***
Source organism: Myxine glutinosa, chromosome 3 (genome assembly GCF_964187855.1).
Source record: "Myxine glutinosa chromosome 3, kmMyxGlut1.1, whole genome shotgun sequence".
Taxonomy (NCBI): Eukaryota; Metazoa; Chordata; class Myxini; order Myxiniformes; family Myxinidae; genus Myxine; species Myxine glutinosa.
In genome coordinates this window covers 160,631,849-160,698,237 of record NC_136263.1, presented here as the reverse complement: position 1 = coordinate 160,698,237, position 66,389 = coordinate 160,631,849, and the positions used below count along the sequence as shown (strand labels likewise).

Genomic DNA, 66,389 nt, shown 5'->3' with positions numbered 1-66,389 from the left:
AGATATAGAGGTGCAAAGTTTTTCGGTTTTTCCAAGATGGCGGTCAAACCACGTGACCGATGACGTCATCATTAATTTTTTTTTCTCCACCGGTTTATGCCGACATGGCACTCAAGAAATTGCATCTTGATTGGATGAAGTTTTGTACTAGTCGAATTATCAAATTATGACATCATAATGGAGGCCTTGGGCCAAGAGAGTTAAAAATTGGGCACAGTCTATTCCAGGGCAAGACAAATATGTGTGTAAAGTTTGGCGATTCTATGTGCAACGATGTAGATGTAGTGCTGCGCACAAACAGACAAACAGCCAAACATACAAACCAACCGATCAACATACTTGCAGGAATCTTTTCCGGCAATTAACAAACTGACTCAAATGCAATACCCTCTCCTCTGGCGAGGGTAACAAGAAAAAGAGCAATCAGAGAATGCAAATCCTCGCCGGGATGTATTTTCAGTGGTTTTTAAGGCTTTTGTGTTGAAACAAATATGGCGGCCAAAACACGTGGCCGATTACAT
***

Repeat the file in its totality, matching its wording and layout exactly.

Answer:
Source organism: Myxine glutinosa, chromosome 3 (genome assembly GCF_964187855.1).
Source record: "Myxine glutinosa chromosome 3, kmMyxGlut1.1, whole genome shotgun sequence".
Taxonomy (NCBI): Eukaryota; Metazoa; Chordata; class Myxini; order Myxiniformes; family Myxinidae; genus Myxine; species Myxine glutinosa.
In genome coordinates this window covers 160,631,849-160,698,237 of record NC_136263.1, presented here as the reverse complement: position 1 = coordinate 160,698,237, position 66,389 = coordinate 160,631,849, and the positions used below count along the sequence as shown (strand labels likewise).

Genomic DNA, 66,389 nt, shown 5'->3' with positions numbered 1-66,389 from the left:
AGATATAGAGGTGCAAAGTTTTTCGGTTTTTCCAAGATGGCGGTCAAACCACGTGACCGATGACGTCATCATTAATTTTTTTTTCTCCACCGGTTTATGCCGACATGGCACTCAAGAAATTGCATCTTGATTGGATGAAGTTTTGTACTAGTCGAATTATCAAATTATGACATCATAATGGAGGCCTTGGGCCAAGAGAGTTAAAAATTGGGCACAGTCTATTCCAGGGCAAGACAAATATGTGTGTAAAGTTTGGCGATTCTATGTGCAACGATGTAGATGTAGTGCTGCGCACAAACAGACAAACAGCCAAACATACAAACCAACCGATCAACATACTTGCAGGAATCTTTTCCGGCAATTAACAAACTGACTCAAATGCAATACCCTCTCCTCTGGCGAGGGTAACAAGAAAAAGAGCAATCAGAGAATGCAAATCCTCGCCGGGATGTATTTTCAGTGGTTTTTAAGGCTTTTGTGTTGAAACAAATATGGCGGCCAAAACACGTGGCCGATTACAT